Trade War Watch: Automotive Tariffs and the European Union
It’s been nearly a year since President Donald Trump and European Commission President Jean-Claude Juncker kissed and negotiated a temporary truce aimed at buying the United States and the EU time to renegotiate their positions without fear of new tariffs.
Unfortunately, it seems everyone had better things to do following the smooch.
At the moment, the United States is trying to establish a formal deal with the Japanese government while simultaneously trying to keep the trade war with China from escalating out of control. Meanwhile, Europe faces troubles on the home front (Brexit, rampant protests, Russia, etc.) and is reeling from recent parliamentary elections that shifted votes to both ends of the political spectrum. Neither group is in a position to make the other a top priority. Yet the EU obviously doesn’t want to wait forever, and Germany can’t afford to allow the U.S. to slap it with automotive tariffs.
The U.S. scheduled its 180-day auto deal deadline to coincide with a period in which the European Commission plans to change its leadership, meaning trade negotiations must be finalized before that point if sitting members want to have any say. According to Bloomberg, there’s also enough political heat between the U.S. and EU to make that a bigger problem than it needs to be.
European officials have repeatedly blamed the Trump administration for having an unfavorable view of the bureaucracy in Brussels. While often exaggerated, there’s still plenty of truth to it. Trump has occasionally referred to the EU as an adversary, accusing it of not effectively representing the people of Europe, specifically in regard to Brexit. He urged the EU to accept previous UK deals, to no avail. Conversely, the European Commission has been critical of the White House’s current stance on the Iran nuclear deal and its willingness to impose tariffs on anything it sees as being less than a square deal.
It’s fine for some countries to stand firm and oppose strong-arm negotiation tactics, but others don’t have that luxury.
Germany, which exported 27.2 billion euros of cars and car parts in 2018, is more concerned about Trump’s threat of automobile tariffs than protecting European agricultural interests. The home of Mercedes-Benz, BMW and Porsche generated a surplus of 22 billion euros in automotive trade with U.S. last year.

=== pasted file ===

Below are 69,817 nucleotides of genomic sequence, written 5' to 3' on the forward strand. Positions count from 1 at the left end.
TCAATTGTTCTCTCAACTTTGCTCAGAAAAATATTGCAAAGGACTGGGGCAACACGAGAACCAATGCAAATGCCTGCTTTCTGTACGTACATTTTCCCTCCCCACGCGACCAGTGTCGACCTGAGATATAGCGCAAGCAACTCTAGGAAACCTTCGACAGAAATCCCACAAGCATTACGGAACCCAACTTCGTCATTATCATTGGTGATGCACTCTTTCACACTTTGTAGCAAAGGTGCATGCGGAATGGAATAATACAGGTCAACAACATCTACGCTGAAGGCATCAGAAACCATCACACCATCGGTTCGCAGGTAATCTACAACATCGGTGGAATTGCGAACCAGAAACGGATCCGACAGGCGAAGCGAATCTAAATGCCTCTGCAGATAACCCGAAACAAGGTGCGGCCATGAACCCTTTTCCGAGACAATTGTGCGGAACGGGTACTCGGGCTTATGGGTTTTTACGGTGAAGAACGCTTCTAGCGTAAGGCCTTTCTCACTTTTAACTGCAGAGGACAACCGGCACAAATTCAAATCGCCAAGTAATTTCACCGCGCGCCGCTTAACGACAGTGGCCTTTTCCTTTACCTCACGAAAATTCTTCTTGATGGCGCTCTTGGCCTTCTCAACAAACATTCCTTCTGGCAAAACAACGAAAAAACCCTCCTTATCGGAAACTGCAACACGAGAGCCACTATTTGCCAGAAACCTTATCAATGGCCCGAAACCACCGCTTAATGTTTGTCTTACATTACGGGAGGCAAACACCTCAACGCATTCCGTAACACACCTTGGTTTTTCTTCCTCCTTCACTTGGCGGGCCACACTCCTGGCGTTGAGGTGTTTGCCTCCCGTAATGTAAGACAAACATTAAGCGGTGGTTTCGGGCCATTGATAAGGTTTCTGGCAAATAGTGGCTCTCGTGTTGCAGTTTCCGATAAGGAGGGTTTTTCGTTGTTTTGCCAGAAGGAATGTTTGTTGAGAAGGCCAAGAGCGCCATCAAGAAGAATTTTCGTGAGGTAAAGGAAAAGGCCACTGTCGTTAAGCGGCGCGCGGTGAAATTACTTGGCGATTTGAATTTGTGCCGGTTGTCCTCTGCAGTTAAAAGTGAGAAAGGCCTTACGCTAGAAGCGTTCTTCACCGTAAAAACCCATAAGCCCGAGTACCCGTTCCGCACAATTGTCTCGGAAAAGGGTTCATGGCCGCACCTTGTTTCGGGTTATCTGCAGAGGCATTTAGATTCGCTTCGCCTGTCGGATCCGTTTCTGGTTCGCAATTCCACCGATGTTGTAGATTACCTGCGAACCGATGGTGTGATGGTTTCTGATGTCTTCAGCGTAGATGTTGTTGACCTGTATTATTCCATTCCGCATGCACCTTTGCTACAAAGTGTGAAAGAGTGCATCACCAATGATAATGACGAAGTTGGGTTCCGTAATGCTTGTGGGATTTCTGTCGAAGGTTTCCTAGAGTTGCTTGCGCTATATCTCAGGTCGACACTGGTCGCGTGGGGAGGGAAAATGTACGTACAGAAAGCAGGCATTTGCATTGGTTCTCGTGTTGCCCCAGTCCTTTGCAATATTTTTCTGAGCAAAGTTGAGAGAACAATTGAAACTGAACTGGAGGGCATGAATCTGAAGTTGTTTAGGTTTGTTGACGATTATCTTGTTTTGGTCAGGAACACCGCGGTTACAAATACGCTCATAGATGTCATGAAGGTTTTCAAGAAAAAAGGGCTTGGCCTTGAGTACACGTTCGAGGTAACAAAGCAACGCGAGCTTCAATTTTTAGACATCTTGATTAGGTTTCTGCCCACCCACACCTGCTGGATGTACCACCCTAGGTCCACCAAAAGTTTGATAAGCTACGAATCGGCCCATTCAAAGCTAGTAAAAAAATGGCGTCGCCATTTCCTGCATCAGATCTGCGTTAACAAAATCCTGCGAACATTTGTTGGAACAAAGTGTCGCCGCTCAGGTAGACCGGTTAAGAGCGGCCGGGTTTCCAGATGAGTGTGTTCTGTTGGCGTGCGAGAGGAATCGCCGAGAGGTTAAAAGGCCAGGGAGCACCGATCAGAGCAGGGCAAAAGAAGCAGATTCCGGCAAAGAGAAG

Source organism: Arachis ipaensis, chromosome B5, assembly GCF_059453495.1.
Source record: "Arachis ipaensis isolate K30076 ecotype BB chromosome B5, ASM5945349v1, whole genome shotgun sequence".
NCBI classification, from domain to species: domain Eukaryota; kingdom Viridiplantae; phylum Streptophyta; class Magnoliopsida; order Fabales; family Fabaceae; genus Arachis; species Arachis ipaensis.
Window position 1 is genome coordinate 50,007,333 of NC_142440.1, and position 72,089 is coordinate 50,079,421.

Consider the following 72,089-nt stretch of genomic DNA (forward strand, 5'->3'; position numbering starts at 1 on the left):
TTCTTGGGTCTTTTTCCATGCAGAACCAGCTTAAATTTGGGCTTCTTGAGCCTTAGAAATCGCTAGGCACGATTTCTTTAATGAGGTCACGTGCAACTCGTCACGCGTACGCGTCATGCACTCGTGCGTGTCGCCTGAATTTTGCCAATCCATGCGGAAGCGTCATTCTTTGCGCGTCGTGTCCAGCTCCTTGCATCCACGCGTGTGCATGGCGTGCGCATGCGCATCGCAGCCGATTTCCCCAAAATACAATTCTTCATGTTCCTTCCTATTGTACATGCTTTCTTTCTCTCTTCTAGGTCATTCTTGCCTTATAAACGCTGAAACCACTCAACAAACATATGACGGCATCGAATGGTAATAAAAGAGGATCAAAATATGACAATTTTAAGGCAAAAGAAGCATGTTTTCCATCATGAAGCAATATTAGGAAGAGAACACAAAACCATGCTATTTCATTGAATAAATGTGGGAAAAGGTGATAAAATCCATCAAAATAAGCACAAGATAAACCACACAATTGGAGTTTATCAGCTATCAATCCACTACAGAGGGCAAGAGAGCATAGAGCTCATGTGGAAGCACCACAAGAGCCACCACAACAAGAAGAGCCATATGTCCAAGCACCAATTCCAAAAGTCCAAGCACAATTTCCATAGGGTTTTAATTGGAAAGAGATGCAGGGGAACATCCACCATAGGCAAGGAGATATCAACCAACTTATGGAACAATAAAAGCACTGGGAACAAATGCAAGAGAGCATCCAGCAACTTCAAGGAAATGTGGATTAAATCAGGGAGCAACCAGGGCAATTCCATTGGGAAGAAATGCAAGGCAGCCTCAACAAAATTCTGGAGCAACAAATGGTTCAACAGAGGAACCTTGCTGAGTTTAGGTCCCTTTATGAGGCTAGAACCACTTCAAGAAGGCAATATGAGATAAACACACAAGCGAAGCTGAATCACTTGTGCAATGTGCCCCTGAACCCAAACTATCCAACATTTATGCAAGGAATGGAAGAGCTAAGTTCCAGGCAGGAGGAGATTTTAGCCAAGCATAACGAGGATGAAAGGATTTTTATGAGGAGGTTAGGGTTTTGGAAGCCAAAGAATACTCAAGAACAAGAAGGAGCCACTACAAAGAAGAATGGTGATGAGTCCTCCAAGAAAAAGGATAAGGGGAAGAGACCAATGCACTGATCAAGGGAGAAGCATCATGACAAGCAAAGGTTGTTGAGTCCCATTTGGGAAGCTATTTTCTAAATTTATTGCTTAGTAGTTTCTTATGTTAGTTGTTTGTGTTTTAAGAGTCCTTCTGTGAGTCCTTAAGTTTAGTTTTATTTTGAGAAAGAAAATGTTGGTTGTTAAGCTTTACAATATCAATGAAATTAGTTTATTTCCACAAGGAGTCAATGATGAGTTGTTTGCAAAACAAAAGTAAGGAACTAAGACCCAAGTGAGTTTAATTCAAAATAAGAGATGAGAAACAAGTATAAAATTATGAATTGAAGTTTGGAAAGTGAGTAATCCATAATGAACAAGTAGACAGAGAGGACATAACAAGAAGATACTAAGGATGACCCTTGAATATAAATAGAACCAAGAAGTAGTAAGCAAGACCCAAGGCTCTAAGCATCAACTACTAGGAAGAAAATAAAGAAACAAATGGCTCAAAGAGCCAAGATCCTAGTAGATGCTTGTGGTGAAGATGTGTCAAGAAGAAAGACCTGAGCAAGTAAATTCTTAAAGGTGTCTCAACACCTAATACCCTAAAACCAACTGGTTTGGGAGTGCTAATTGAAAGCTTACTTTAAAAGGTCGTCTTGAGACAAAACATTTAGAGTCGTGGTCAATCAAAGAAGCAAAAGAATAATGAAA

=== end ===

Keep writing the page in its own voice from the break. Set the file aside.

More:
Recent rounds of bilateral talks have yielded little progress and U.S. officials have resisted even broaching the subject of autos, according to people close to the negotiations.
“I don’t think the U.S. is ready to start on the tariff negotiations,” Cecilia Malmstrom, the EU’s trade commissioner, told reporters following a meeting with U.S. Trade Representative Robert Lighthizer earlier this month.
Despite last year’s tentative plan to eliminate auto tariffs on both sides of the Atlantic, the deal effectively fizzled out after the United States seemingly lost interest. EU officials later explained that any new automotive tariffs would be met with reciprocal actions against the United States. In January, the EU said the measures could add at least 20 billion euros ($22.3 billion) to U.S. products.
With the auto industry now in the grips of harder times, spurred by elevated development costs and a disinterested public with less cash to share, now would be an incredibly poor time for the industry to grapple with new tariffs. Yet Europe and the United States can’t ignore each other forever. Whether it’s with the sitting European Commission or not, a deal has to be made eventually — even if it involves tariffs.
[Image: The White House]
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Make it a level playing field: have both sides slap on a 'token' tariff of 5 percent on cars that enter the continent. Americans appreciate German cars for what they are. Europeans don't appreciate American cars since they fall behind in a lot of respects: fuel economy, design, fit and finish, handling. And there's nothing Trump cam do about this.
The European really got back at Trump by banning the Corvette and Camaro for some vague emission rules.